How to avoid getting shocked by static electricity during winter
By Ashley Williams, AccuWeather staff writer
During the cold, dry months, everyday actions like handling a doorknob, flipping on a light switch or touching your car’s metal frame are more likely to result in an annoying, yet harmless, jolt of static electricity shock.
Static electricity, which is the result of an imbalance of positive and negative charges, results from a charge imbalance created by certain actions, including shuffling one’s feet across a carpeted floor, said John Burkhauser, director of educational programs at Bolt Technology.
“Your body picks up negative charges, making you more negative,” Burkhauser explained. “Negative and negative or positive and positive [charges] do not like to be near each other, so they push away from each other.”
Opposites attract, so as you reach for a door handle, the negative charge on your body continues to build up until there’s enough voltage to allow the charge to jump between your hand and the doorknob in the form of a spark, according to Burkhauser.
Static shock is more likely to happen in colder, drier climates because this type of air lacks the moisture needed for static electricity to find balance.
Warm air, on the other hand, holds more moisture, which is why static shock is a lot less common during summer.
“Dry, cold air is more of an insulator,” Burkhauser said. “The charge must build up to high voltage before it makes the jump to equalize the charges.”
“The voltage can range from 4,000 to 35,000 volts, but with no current,” he added.
This explains why static shock may hurt but will not kill you, according to Burkhauser.
If you find that you’re often plagued with the misfortune of getting zapped every time you touch a metal object or another person, there are a few ways you can reduce the likelihood of it occurring.
Alter your winter wardrobe
Wearing your favorite wool sweater or socks might seem perfect for keeping warm, but your chances of being shocked will rise while wearing wool and certain synthetic fabrics, including nylon and polyester. Experts recommend choosing cotton clothing instead.
Wearing rubber-soled shoes, which are powerful insulators, will also increase the likelihood of static shock and can build up static electricity in your body as you walk across a nylon or wool carpet.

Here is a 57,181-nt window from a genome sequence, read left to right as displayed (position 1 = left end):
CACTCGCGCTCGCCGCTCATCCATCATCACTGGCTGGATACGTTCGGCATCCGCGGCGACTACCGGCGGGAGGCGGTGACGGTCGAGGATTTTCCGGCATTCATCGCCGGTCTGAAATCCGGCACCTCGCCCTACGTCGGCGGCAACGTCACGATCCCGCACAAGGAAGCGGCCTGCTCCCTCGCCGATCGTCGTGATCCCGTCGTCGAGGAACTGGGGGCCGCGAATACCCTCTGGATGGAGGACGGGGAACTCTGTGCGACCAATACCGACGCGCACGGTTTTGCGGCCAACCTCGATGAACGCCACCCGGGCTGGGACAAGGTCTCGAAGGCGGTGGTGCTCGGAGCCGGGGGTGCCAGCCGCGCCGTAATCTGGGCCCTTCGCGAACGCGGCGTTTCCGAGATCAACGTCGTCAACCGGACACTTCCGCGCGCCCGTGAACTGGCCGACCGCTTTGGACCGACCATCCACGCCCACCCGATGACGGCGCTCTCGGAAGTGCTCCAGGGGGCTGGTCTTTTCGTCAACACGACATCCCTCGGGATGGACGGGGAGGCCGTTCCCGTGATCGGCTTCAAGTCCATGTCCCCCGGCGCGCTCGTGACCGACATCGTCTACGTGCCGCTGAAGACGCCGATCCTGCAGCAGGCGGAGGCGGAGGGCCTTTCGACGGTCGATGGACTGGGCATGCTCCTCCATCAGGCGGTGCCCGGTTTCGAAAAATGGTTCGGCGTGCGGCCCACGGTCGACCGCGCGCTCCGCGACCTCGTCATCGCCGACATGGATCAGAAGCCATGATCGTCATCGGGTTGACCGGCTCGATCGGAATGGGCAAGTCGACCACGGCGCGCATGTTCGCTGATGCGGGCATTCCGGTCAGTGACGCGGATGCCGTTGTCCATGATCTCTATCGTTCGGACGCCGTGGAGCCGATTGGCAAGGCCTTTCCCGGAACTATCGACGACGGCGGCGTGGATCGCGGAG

Leather shoes would be a better option to avoid static shock, according to experts at the University of Birmingham.
Humidify your home
Cranking up the central heating in your home during winter can reduce humidity levels and dry out the air even further, increasing your risk of getting zapped.
“[Raising] the humidity levels by deploying a humidifier can help mitigate prolonged buildup of static charges on our bodies,” said Sai Sunil Mallineni, a research assistant at Clemson University’s Nanomaterials Center.
Burkhauser recommended aiming to maintain a humidity level of between 40 and 50 percent.
Use dryer sheets
The anti-static properties of dryer sheets balance out the electrons in your clothes with positively charged ions as they dry.
This helps prevent them from clinging together in the dryer and also reduces your chances of static shock as you wear them.
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You can also use dryer sheets in your vehicle to prevent getting zapped as you touch the metal frame, according to Burkhauser.
“If you get a nasty shock getting out of your car, rub the seat down with a dryer sheet, and that will short circuit the static buildup,” he said.
Keep touching metal
“Another simple way [to prevent static shock] is to keep touching a metal object as often as possible to continuously ground built-up charges,” Mallineni said.
Although typically harmless, static electricity can pose a significant threat if it occurs at a gas station, particularly in colder climates.
To prevent it, try to avoid getting in and out of your car while you pump gas. If you have to, be sure to discharge static build-up before reaching for the nozzle.
You can do this by touching something metal, such as your car door, with your bare hand in a place located away from the nozzle, according to the American Petroleum Institute.
For more safety and preparedness tips, visit AccuWeather.com/Ready.
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